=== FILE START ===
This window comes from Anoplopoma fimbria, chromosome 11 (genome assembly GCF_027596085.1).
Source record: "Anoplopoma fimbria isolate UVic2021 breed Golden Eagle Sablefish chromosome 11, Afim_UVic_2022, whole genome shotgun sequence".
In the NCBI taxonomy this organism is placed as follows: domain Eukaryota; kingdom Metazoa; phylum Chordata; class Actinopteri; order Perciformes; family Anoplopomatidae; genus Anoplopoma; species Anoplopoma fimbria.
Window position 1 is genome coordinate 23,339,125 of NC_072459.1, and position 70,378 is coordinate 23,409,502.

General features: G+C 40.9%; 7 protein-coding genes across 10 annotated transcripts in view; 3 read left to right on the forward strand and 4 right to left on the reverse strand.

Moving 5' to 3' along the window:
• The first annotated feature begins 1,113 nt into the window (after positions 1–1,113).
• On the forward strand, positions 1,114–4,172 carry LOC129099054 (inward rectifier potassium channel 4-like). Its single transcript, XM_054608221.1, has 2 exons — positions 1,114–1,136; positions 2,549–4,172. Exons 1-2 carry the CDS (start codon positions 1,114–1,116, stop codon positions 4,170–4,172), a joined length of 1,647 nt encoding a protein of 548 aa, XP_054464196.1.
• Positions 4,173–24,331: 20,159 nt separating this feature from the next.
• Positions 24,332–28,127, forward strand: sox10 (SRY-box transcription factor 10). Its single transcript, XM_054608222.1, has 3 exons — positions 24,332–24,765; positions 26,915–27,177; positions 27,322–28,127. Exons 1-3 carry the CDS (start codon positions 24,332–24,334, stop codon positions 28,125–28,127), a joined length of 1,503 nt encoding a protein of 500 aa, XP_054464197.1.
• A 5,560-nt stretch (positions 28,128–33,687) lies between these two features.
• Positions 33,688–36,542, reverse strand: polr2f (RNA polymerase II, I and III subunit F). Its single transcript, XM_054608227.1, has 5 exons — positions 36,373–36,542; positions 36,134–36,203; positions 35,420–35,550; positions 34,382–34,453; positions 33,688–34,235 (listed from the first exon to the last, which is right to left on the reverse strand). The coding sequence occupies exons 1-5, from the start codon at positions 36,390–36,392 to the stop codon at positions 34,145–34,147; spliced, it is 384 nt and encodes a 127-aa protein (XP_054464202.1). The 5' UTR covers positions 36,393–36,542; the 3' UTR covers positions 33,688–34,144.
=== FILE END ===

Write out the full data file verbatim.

This window comes from Anoplopoma fimbria, chromosome 11 (genome assembly GCF_027596085.1).
Source record: "Anoplopoma fimbria isolate UVic2021 breed Golden Eagle Sablefish chromosome 11, Afim_UVic_2022, whole genome shotgun sequence".
In the NCBI taxonomy this organism is placed as follows: domain Eukaryota; kingdom Metazoa; phylum Chordata; class Actinopteri; order Perciformes; family Anoplopomatidae; genus Anoplopoma; species Anoplopoma fimbria.
Window position 1 is genome coordinate 23,339,125 of NC_072459.1, and position 70,378 is coordinate 23,409,502.

General features: G+C 40.9%; 7 protein-coding genes across 10 annotated transcripts in view; 3 read left to right on the forward strand and 4 right to left on the reverse strand.

Moving 5' to 3' along the window:
• The first annotated feature begins 1,113 nt into the window (after positions 1–1,113).
• On the forward strand, positions 1,114–4,172 carry LOC129099054 (inward rectifier potassium channel 4-like). Its single transcript, XM_054608221.1, has 2 exons — positions 1,114–1,136; positions 2,549–4,172. Exons 1-2 carry the CDS (start codon positions 1,114–1,116, stop codon positions 4,170–4,172), a joined length of 1,647 nt encoding a protein of 548 aa, XP_054464196.1.
• Positions 4,173–24,331: 20,159 nt separating this feature from the next.
• Positions 24,332–28,127, forward strand: sox10 (SRY-box transcription factor 10). Its single transcript, XM_054608222.1, has 3 exons — positions 24,332–24,765; positions 26,915–27,177; positions 27,322–28,127. Exons 1-3 carry the CDS (start codon positions 24,332–24,334, stop codon positions 28,125–28,127), a joined length of 1,503 nt encoding a protein of 500 aa, XP_054464197.1.
• A 5,560-nt stretch (positions 28,128–33,687) lies between these two features.
• Positions 33,688–36,542, reverse strand: polr2f (RNA polymerase II, I and III subunit F). Its single transcript, XM_054608227.1, has 5 exons — positions 36,373–36,542; positions 36,134–36,203; positions 35,420–35,550; positions 34,382–34,453; positions 33,688–34,235 (listed from the first exon to the last, which is right to left on the reverse strand). The coding sequence occupies exons 1-5, from the start codon at positions 36,390–36,392 to the stop codon at positions 34,145–34,147; spliced, it is 384 nt and encodes a 127-aa protein (XP_054464202.1). The 5' UTR covers positions 36,393–36,542; the 3' UTR covers positions 33,688–34,144.